G 58 is an association of artists that was active in Antwerp. The collective led to a revival of progressive art in the city and shifted the focus of the avant-garde art scene from Brussels to Antwerp.
After World War II, the artistic life in Antwerp was reduced to a minimum. In 1950, however, the first signs arose that Antwerp was ready again to play a progressive and leading role in the international art world. The first sign of this is the first outdoor exhibition of sculptures in the Middelheim Park in 1950. With the emergence of various alternative and avant-garde magazines like De Tafelronde, Het Cahier en Gard-Sivik in the 50s poets, musicians and visual artists got in connection with one another, but most of the interests went to the coming of Expo '58 in Brussels. This worldexpo created great expectations and ambitions.
In 1957 some artists including Jef Verheyen, Herman Denkens, André conatct, Walter Vanermen and Jef Kersting went looking for exhibition space because of the absence of galleries who could represent their work. After some actions, they were able to take a building from the city council to use: the castle Middelheim. Following this admission a new group is formed: the G 58 will organise seven solo exhibitions at that location in 1958. In the same year, Mayor Lode Craeybeckx gives the spacious attic of the derelict 16th century Hessenhuis to the artists for use. The building is transformed to an exhibition space by the artists. From then the G 58 exhibits in the Hessenhuis. They organized group exhibitions. In November 1958, the first group exhibition of the members of G 58 Hessenhuis took place. 26 artists participated, including Vic Gentils, Walter Leblanc, Pol Mara, Cel Overberghe, Jan Dries, Paul Van Hoeydonck and Dan Van Severen. One of the driving forces is the Antwerp art critic Marc Callewaert which is appointed chairman. Some pioneers of the Antwerp avant-garde, Joseph Peeters, Renaat Braem and René Guiette were elected as honorary members.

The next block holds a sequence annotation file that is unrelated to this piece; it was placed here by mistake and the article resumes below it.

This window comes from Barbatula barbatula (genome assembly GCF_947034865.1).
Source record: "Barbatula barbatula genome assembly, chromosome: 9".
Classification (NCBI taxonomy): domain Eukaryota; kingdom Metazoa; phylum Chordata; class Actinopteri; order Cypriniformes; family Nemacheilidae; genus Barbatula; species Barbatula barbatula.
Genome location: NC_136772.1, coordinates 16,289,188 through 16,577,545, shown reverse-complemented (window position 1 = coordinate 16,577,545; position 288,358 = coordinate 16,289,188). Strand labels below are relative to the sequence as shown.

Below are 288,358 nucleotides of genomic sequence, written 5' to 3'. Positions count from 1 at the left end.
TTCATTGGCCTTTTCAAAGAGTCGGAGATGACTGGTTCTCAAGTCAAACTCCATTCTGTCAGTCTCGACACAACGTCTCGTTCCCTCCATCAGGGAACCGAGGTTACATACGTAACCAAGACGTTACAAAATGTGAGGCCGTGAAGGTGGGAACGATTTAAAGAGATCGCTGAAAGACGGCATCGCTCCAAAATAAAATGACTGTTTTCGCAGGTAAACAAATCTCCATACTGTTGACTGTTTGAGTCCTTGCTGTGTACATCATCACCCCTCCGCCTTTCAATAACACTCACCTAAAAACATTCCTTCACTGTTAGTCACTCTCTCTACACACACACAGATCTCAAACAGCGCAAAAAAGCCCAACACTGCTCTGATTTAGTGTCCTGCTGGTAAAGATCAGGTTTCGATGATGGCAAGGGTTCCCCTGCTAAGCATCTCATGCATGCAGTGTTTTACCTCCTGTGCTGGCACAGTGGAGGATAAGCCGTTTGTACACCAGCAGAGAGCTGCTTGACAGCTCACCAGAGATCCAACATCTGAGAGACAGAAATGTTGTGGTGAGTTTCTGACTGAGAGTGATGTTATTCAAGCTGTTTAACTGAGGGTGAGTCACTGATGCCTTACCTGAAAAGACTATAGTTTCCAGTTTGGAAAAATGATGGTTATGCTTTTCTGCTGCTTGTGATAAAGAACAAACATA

One of the first group exhibitions is dedicated to the first Abstracts in Belgium (1959). The Avant-Garde art world reacted very positively, Michel Seuphor, commented: "Antwerp is back in!" There followed prestigious group exhibitions like Vision in Motion (1959), Zero (1959), the Dutch Informal Group (1960), the New European School (1960/61) and Anti-Peinture (1962). These exhibitions brought the tenors of the international avant-garde (including Manzoni, Spoerri and Tinguely) in the city.
After several years, in 1962 the relations between the artists became more and more troubled. It is difficult to run some things financially and artistically there was internal opposition. After several months of inactivity the Hessenhuis closed its doors.